• Return of Ten Thousand Dharmas: A Celebration in Honor of Patricia Berger

    Please join us for "Return of Ten Thousand Dharmas: A Celebration in Honor of Patricia Berger" on May 5–6, 2017.

    Patricia Berger served as the curator of Chinese art at the Asian Art Museum, San Francisco from 1982 to 1994. She then returned to her alma mater to mentor another generation of graduate students as Professor of Chinese Art at the University of California at Berkeley. In celebration of her well-deserved retirement, we invite you to join her current and former students and colleagues to honor her contributions to the field. Professor Berger will deliver a keynote lecture on Friday, May 5 at the David Brower Center, followed by a one-day symposium on Saturday, May 6, 2017 in the Heyns Room at the Faculty Club. This event is free and open to the public.

    The event is co-sponsored by the Center for Chinese Studies, Center for Buddhist Studies, Department of History of Art, Institute of East Asian Studies, and Mongolia Initiative.

    For more information, please visit Return of Ten Thousand Dharmas: A Celebration in Honor of Patricia Berger, or if you have further questions, contact tenthousanddharmas@berkeley.edu.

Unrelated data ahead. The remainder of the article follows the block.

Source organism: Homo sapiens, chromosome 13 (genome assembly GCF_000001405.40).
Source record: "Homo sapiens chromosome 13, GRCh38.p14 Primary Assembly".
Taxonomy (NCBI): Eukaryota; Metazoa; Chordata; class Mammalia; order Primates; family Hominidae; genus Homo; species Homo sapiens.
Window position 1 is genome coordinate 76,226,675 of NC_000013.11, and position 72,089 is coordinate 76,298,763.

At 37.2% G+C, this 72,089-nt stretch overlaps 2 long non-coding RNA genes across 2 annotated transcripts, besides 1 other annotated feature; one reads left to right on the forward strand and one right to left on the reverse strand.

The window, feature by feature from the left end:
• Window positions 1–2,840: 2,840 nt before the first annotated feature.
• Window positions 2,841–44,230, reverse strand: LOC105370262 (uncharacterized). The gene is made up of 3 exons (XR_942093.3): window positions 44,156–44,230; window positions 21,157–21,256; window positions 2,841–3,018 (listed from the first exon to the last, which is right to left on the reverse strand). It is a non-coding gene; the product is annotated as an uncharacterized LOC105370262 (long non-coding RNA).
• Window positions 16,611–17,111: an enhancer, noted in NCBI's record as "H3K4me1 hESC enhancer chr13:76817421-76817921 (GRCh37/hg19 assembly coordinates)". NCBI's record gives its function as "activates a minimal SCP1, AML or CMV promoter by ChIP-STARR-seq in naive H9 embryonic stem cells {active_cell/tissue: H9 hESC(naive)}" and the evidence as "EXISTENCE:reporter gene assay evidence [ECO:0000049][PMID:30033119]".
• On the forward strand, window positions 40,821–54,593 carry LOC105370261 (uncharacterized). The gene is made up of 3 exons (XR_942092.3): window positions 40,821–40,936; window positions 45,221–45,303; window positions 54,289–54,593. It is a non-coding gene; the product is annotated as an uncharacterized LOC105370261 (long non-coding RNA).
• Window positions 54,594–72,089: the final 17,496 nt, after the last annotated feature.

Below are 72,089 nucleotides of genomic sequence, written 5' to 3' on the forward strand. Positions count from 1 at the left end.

• History of Art Students Win Merit Scholarships

    Three students in History of Art have been awarded Undergraduate Merit Scholarships from the Institute of International Studies. These scholarships support undergraduate research in any area of international studies. Winners come from twenty-two different academic departments and six colleges and school.

    History of Art scholarship winners for Spring 2017 are:

    Ariana Pemberton
    The Sun Temple of Martand: the Pinnacle of Kashmiri Cosmopolitanism and the Key to Surya Worship in India

    Haili Wang
    Crafting “Worker’s Art”: Migrant Labor, Collective Authorship, and Artist Village in Post-Mao China

    Gabriella Wellons
    A Contextual Approach to Ancient “Graffiti”: Pictorial Codes and Motifs in Moche Religious Wall Paintings at Huacas de Moche

    Congratulations!

    http://iis.berkeley.edu/node/419/155